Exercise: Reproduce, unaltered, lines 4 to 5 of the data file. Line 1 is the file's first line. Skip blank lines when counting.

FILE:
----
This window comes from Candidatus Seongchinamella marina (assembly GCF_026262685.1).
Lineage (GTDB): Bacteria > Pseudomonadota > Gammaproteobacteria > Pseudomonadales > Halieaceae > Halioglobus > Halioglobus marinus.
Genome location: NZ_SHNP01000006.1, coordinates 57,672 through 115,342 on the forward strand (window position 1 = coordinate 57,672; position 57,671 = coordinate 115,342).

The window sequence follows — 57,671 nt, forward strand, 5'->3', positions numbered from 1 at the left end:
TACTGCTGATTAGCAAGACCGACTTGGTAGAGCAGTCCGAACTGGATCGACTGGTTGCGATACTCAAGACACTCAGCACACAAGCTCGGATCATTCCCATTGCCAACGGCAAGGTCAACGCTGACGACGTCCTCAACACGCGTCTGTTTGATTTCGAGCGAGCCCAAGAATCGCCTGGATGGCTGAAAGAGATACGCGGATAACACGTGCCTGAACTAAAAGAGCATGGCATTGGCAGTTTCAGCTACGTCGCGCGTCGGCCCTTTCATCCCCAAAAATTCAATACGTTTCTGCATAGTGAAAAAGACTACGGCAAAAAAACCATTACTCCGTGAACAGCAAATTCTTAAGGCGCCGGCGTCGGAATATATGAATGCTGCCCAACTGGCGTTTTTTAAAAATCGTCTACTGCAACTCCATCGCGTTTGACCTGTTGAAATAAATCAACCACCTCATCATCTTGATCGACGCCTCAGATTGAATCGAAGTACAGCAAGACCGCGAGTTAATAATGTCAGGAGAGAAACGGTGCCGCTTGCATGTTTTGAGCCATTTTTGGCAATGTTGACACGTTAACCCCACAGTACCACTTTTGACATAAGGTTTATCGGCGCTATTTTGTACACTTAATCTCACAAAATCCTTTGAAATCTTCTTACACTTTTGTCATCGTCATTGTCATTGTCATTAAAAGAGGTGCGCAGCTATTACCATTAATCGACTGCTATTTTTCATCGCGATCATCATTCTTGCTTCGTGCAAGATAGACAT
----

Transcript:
The window sequence follows — 57,671 nt, forward strand, 5'->3', positions numbered from 1 at the left end:
TACTGCTGATTAGCAAGACCGACTTGGTAGAGCAGTCCGAACTGGATCGACTGGTTGCGATACTCAAGACACTCAGCACACAAGCTCGGATCATTCCCATTGCCAACGGCAAGGTCAACGCTGACGACGTCCTCAACACGCGTCTGTTTGATTTCGAGCGAGCCCAAGAATCGCCTGGATGGCTGAAAGAGATACGCGGATAACACGTGCCTGAACTAAAAGAGCATGGCATTGGCAGTTTCAGCTACGTCGCGCGTCGGCCCTTTCATCCCCAAAAATTCAATACGTTTCTGCATAGTGAAAAAGACTACGGCAAAAAAACCATTACTCCGTGAACAGCAAATTCTTAAGGCGCCGGCGTCGGAATATATGAATGCTGCCCAACTGGCGTTTTTTAAAAATCGTCTACTGCAACTCCATCGCGTTTGACCTGTTGAAATAAATCAACCACCTCATCATCTTGATCGACGCCTCAGATTGAATCGAAGTACAGCAAGACCGCGAGTTAATAATGTCAGGAGAGAAACGGTGCCGCTTGCATGTTTTGAGCCATTTTTGGCAATGTTGACACGTTAACCCCACAGTACCACTTTTGACATAAGGTTTATCGGCGCTATTTTGTACACTTAATCTCACAAAATCCTTTGAAATCTTCTTACACTTTTGTCATCGTCATTGTCATTGTCATTAAAAGAGGTGCGCAGCTATTACCATTAATCGACTGCTATTTTTCATCGCGATCATCATTCTTGCTTCGTGCAAGATAGACAT